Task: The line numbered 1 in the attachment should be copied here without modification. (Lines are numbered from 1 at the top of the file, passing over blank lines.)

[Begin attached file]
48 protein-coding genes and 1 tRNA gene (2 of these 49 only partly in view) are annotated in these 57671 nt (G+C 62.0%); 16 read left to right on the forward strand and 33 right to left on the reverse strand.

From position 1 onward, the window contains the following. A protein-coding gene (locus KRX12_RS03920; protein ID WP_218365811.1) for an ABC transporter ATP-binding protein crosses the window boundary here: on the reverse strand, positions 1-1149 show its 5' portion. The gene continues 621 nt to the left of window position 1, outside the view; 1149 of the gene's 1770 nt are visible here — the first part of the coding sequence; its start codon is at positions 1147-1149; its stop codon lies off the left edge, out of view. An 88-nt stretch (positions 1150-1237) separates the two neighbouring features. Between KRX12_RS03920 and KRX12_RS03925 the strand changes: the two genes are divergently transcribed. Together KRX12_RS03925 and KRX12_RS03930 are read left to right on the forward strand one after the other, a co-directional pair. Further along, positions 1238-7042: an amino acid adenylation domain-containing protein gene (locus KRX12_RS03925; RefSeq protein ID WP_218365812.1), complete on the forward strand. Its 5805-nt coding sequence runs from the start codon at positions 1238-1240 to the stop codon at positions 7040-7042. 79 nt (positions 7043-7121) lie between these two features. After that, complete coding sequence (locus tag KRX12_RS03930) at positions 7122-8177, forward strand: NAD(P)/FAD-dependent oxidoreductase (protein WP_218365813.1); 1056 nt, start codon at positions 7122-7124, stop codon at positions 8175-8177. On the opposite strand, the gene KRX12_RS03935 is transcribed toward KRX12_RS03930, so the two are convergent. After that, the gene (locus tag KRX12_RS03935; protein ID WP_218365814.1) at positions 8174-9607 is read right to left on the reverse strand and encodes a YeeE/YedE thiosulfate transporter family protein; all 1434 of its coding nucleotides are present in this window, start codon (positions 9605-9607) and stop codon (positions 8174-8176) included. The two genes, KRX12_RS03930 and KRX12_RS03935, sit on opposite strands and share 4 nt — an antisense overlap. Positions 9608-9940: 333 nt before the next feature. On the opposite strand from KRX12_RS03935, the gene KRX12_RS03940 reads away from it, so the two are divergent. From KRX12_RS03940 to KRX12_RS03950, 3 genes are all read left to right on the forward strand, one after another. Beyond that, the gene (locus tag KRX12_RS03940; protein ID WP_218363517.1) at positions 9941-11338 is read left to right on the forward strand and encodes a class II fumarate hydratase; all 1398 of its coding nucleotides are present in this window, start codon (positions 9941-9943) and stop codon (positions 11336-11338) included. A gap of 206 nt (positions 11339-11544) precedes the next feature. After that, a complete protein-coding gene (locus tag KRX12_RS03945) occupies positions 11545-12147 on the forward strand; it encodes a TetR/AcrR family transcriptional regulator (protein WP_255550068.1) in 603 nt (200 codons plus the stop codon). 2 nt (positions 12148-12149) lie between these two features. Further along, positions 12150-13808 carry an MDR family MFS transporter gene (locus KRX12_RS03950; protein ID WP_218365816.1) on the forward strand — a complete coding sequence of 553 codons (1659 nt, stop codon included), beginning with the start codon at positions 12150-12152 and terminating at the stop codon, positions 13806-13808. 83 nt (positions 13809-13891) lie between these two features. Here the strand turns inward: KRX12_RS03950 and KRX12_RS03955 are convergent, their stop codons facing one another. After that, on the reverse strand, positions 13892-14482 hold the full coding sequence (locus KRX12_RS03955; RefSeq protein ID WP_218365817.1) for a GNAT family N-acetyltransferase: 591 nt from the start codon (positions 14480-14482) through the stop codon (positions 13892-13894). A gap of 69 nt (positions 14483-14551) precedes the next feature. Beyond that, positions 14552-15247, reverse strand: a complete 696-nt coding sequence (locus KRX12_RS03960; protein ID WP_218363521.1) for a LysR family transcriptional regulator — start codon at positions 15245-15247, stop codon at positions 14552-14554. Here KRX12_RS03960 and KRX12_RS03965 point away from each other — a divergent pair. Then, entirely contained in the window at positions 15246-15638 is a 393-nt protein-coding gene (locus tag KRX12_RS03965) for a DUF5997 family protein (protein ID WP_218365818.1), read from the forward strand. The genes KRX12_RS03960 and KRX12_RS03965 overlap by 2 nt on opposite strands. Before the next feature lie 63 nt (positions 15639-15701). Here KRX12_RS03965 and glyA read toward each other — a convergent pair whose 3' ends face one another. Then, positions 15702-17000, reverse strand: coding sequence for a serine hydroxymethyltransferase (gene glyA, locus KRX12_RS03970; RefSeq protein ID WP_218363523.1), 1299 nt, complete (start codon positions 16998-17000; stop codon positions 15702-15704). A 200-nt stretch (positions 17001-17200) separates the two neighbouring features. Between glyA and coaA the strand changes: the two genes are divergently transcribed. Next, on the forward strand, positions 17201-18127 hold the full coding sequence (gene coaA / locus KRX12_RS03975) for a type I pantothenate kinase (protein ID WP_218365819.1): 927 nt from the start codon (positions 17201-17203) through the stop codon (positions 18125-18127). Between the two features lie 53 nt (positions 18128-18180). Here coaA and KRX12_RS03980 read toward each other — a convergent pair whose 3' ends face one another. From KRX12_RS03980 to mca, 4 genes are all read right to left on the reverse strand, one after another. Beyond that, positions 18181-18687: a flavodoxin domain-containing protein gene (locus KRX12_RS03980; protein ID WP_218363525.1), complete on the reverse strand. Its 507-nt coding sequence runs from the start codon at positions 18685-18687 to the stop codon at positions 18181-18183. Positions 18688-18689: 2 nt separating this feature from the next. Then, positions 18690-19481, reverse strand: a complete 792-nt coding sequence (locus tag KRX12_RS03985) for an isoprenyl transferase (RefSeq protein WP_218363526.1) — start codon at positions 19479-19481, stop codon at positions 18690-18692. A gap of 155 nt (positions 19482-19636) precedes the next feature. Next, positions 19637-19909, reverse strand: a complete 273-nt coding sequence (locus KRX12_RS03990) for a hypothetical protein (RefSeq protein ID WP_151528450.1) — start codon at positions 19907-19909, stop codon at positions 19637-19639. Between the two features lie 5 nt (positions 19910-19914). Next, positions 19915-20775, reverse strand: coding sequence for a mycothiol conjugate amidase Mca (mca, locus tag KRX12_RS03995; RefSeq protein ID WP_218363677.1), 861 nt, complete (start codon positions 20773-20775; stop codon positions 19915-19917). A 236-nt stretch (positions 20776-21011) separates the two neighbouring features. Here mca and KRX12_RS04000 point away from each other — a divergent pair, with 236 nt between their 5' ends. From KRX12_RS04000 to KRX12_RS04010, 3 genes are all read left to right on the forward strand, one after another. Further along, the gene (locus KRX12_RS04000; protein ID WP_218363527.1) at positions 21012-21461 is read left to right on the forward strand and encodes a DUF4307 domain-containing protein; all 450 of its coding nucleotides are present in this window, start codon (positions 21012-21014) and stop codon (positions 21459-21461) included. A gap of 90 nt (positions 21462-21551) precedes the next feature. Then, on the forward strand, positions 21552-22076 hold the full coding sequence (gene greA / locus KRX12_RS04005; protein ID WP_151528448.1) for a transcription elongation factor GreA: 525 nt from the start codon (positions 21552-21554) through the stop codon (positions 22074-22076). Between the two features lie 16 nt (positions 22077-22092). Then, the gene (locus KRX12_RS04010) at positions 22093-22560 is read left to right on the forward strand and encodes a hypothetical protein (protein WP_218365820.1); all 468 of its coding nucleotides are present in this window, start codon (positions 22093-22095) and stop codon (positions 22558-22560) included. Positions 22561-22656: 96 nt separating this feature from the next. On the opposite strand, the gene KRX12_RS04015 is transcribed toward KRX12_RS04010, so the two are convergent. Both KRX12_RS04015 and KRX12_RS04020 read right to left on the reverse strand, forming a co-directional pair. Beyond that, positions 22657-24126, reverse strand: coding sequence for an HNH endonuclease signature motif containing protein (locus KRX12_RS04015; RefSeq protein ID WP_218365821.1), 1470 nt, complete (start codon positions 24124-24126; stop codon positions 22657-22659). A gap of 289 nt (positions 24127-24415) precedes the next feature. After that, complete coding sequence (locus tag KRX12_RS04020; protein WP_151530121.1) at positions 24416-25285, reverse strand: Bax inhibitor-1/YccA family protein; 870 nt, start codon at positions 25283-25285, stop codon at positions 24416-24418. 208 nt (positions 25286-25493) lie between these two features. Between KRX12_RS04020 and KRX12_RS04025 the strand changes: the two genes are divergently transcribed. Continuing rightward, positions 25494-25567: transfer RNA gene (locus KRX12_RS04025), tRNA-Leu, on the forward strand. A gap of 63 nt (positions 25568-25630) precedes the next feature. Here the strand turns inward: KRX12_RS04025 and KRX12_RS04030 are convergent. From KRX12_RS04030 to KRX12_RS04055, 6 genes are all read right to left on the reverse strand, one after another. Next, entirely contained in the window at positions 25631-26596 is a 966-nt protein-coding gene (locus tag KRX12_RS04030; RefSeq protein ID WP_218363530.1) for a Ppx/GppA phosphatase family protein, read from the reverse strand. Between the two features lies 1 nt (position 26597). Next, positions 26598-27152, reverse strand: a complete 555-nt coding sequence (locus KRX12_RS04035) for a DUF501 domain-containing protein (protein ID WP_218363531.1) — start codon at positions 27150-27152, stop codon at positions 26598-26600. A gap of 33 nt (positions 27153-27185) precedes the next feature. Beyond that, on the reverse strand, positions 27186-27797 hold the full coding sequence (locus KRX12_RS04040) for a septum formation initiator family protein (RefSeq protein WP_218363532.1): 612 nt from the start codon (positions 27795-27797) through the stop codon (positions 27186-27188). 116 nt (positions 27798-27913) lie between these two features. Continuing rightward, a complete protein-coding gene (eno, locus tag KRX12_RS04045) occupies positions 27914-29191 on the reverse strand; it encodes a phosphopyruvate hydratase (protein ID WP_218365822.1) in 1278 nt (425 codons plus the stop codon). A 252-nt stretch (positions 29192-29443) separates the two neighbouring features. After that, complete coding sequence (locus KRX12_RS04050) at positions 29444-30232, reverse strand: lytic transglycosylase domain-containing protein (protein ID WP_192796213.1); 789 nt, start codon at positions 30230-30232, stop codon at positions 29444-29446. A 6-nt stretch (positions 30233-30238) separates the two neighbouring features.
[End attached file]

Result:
48 protein-coding genes and 1 tRNA gene (2 of these 49 only partly in view) are annotated in these 57671 nt (G+C 62.0%); 16 read left to right on the forward strand and 33 right to left on the reverse strand.